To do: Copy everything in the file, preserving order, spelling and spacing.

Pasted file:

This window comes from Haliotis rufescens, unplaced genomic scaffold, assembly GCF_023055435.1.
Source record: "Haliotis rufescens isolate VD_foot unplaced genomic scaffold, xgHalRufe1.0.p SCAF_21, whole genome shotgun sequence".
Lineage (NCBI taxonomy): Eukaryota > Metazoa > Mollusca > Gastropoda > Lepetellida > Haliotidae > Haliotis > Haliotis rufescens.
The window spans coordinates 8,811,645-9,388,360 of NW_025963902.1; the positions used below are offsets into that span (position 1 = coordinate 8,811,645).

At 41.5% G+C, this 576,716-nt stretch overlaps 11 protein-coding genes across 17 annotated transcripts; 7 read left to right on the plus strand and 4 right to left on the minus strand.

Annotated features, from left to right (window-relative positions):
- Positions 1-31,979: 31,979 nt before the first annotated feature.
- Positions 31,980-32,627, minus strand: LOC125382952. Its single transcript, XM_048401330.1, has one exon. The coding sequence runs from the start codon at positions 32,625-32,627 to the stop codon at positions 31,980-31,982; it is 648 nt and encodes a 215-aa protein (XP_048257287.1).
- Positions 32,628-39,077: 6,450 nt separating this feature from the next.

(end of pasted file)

This window comes from Haliotis rufescens, unplaced genomic scaffold, assembly GCF_023055435.1.
Source record: "Haliotis rufescens isolate VD_foot unplaced genomic scaffold, xgHalRufe1.0.p SCAF_21, whole genome shotgun sequence".
Lineage (NCBI taxonomy): Eukaryota > Metazoa > Mollusca > Gastropoda > Lepetellida > Haliotidae > Haliotis > Haliotis rufescens.
The window spans coordinates 8,811,645-9,388,360 of NW_025963902.1; the positions used below are offsets into that span (position 1 = coordinate 8,811,645).

At 41.5% G+C, this 576,716-nt stretch overlaps 11 protein-coding genes across 17 annotated transcripts; 7 read left to right on the plus strand and 4 right to left on the minus strand.

Annotated features, from left to right (window-relative positions):
- Positions 1-31,979: 31,979 nt before the first annotated feature.
- Positions 31,980-32,627, minus strand: LOC125382952. Its single transcript, XM_048401330.1, has one exon. The coding sequence runs from the start codon at positions 32,625-32,627 to the stop codon at positions 31,980-31,982; it is 648 nt and encodes a 215-aa protein (XP_048257287.1).
- Positions 32,628-39,077: 6,450 nt separating this feature from the next.